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Today's Stichomancy for Michelle Yeoh

The first excerpt represents the element of Air. It speaks of mental influences and the process of thought, and is drawn from Edingburgh Picturesque Notes by Robert Louis Stevenson:

to the Holes in each of their Heads, which the Hangman broke with his Hammer; and according to the Bigness of their Sculls, we laid the Jaws to them, and drew the other Half of the Linen above them, and stufft the Coffin with Shavings. Some prest hard to go thorow the chief Parts of the City as was done at the Revolution; but this we refused, considering that it looked airy and frothy, to make such Show of them, and inconsistent with the solid serious Observing of such an affecting, surprizing unheard-of Dispensation: But took the ordinary Way of other Burials from that Place, to wit, we went east the

The second excerpt represents the element of Fire. It speaks of emotional influences and base passions, and is drawn from The Master Key by L. Frank Baum:

"Oh, if you don't want to go," began Rob, "I can easily--"

"But I do! I do! I do!" cried the little man, interrupting him. "I shall die if you leave me behind!"

"Well, then, get your ropes, and we'll do the best we can," said the boy.

They ran to the trees, around the trunks of which were clinging many tendrils of greenish-brown vine which possessed remarkable strength. With their knives they cut a long section of this vine, the ends of which were then tied into loops large enough to permit the sailors to sit in them comfortably. The connecting piece Rob padded with seaweed gathered from the shore, to prevent its cutting into his shoulders.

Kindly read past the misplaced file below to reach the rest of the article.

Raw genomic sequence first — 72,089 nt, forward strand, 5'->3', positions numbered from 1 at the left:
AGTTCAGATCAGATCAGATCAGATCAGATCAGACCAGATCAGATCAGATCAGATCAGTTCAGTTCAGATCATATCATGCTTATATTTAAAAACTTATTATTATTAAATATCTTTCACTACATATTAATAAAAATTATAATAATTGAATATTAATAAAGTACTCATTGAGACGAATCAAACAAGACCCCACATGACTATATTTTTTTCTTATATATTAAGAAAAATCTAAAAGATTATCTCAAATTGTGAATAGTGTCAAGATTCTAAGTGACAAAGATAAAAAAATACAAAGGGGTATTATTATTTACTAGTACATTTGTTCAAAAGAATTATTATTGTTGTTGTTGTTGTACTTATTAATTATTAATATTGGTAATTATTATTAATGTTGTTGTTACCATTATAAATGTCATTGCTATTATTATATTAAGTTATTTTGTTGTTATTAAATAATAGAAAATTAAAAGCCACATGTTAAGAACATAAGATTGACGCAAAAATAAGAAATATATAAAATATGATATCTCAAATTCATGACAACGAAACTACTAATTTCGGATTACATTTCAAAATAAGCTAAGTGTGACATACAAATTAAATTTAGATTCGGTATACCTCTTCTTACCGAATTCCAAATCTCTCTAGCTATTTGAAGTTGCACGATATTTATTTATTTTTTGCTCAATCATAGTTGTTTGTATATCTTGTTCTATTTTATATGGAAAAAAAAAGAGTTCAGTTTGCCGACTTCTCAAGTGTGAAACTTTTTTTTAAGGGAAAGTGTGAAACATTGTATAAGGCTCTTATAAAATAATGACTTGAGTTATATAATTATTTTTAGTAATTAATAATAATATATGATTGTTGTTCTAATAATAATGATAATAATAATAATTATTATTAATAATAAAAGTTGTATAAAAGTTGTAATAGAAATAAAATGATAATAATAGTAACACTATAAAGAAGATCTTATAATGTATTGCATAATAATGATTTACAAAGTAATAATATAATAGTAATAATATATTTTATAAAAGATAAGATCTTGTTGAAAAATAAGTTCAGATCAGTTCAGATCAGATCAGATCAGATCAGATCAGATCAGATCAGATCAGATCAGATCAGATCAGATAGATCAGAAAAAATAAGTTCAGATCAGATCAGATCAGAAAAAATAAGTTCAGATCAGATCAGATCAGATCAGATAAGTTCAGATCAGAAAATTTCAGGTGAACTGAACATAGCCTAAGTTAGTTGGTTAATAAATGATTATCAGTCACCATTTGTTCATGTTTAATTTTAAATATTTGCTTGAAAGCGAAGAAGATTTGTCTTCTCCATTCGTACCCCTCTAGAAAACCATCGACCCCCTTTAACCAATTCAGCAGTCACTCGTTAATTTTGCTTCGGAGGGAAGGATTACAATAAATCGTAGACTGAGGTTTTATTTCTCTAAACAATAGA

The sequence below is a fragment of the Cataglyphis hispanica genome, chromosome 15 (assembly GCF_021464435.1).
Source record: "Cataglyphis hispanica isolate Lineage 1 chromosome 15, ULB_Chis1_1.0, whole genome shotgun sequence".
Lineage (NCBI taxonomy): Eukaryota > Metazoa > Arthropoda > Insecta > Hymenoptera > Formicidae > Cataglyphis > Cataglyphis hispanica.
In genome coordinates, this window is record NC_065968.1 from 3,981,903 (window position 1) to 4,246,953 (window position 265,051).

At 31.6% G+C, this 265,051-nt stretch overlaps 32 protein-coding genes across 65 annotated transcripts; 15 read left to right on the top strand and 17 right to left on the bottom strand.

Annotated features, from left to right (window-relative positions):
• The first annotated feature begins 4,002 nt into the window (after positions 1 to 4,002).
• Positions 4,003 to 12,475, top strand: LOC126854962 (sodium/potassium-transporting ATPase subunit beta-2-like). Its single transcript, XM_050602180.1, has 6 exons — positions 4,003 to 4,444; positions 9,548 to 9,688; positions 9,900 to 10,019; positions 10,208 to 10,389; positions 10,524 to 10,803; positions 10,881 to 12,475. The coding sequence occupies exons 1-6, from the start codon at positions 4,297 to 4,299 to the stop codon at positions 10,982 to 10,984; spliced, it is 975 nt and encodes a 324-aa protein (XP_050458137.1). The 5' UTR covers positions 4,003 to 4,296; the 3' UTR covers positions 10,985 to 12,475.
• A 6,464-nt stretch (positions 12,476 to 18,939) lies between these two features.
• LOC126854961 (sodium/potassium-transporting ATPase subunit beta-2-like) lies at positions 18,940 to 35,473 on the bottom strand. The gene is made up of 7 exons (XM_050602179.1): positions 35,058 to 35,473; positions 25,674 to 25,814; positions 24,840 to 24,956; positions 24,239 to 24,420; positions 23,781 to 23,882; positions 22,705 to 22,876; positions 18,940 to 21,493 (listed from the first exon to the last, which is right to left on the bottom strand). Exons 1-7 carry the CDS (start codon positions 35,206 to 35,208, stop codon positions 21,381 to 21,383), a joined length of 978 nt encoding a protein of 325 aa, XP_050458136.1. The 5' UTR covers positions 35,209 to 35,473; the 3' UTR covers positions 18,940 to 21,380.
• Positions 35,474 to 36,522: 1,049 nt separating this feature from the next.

The Master Key
The third excerpt represents the element of Water. It speaks of pure spiritual influences and feelings of love, and is drawn from The Art of War by Sun Tzu:

Tzu-ch`an says: "If you have a piece of beautiful brocade, you will not employ a mere learner to make it up."

69. Cf. TAO TE CHING, ch. 31.

70. Sun Hsing-yen might have quoted Confucius again. See LUN YU, XIII. 29, 30.

71. Better known as Hsiang Yu [233-202 B.C.].

72. SHIH CHI, ch. 47.

73. SHIH CHI, ch. 38.

74. See XIII. ss. 27, note. Further details on T`ai Kung will be found in the SHIH CHI, ch. 32 ad init. Besides the tradition which makes him a former minister of Chou Hsin, two other


The Art of War
The fourth excerpt represents the element of Earth. It speaks of physical influences and the impact of the unseen on the visible world, and is drawn from The Monster Men by Edgar Rice Burroughs:

of Professor Maxon. As the man stepped backward to recover his equilibrium both feet struck the obstacle. For an instant he tottered with wildly waving arms in an endeavor to regain his lost balance, then, with a curse upon his lips, he lunged across the box and over the side of the prahu into the dark waters of the river.

10

DESPERATE CHANCE

The great chest in the bottom of Rajah Muda Saffir's prahu had awakened in other hearts as well as his,


The Monster Men